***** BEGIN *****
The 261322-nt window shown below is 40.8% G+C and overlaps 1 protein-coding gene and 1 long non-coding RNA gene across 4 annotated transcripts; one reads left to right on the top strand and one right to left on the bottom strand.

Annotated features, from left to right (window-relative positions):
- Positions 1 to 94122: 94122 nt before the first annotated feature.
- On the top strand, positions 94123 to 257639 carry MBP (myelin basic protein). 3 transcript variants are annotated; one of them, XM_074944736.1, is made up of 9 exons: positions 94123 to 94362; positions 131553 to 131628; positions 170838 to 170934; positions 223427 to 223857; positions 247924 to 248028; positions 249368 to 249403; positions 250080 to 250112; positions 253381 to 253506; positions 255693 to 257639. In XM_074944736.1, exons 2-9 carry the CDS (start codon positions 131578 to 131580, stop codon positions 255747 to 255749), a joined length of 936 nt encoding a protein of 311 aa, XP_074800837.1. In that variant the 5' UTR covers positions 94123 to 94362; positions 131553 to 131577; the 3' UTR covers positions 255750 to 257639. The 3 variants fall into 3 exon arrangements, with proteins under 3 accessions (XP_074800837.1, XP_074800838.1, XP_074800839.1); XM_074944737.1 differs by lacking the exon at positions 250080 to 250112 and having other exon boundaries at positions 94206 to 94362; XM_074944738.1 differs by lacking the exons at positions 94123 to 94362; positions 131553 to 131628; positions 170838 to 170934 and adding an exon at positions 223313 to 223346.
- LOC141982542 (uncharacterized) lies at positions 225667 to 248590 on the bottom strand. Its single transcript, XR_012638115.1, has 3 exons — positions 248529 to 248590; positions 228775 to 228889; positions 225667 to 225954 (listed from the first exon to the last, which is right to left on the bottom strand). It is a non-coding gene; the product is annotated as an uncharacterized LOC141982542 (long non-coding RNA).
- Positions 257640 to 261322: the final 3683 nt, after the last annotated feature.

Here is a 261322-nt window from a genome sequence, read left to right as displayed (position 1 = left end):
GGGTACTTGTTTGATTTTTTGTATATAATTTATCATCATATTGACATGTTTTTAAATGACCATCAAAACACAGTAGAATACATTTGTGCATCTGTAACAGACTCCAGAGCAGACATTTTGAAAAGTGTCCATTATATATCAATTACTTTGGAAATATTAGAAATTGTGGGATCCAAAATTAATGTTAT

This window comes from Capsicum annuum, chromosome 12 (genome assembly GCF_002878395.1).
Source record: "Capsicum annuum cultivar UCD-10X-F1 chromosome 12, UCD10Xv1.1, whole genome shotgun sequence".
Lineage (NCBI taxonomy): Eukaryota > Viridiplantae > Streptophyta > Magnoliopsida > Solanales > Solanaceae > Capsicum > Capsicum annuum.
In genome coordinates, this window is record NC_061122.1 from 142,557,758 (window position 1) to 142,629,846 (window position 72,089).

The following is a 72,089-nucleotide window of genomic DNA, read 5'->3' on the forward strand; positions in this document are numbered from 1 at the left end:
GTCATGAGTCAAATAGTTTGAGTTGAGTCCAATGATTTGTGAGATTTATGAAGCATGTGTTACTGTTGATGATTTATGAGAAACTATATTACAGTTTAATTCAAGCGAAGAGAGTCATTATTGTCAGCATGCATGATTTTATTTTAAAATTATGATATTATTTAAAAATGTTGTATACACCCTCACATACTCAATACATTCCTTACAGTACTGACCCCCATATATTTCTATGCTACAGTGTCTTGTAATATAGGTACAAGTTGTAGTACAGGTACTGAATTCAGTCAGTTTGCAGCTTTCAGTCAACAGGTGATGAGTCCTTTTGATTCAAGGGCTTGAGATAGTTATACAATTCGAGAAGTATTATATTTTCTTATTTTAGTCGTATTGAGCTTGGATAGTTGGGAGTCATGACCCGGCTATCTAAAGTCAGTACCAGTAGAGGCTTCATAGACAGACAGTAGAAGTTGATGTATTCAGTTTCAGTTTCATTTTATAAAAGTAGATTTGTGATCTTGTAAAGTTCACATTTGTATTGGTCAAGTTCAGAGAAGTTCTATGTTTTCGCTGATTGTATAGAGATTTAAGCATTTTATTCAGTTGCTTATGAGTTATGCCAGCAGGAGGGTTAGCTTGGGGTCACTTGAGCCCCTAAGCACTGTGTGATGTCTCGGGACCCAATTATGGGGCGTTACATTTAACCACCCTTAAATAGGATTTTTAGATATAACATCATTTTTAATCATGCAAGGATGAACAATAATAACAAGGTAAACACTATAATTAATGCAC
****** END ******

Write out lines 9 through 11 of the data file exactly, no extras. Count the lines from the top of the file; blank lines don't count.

This window comes from Capsicum annuum, chromosome 12 (genome assembly GCF_002878395.1).
Source record: "Capsicum annuum cultivar UCD-10X-F1 chromosome 12, UCD10Xv1.1, whole genome shotgun sequence".
Lineage (NCBI taxonomy): Eukaryota > Viridiplantae > Streptophyta > Magnoliopsida > Solanales > Solanaceae > Capsicum > Capsicum annuum.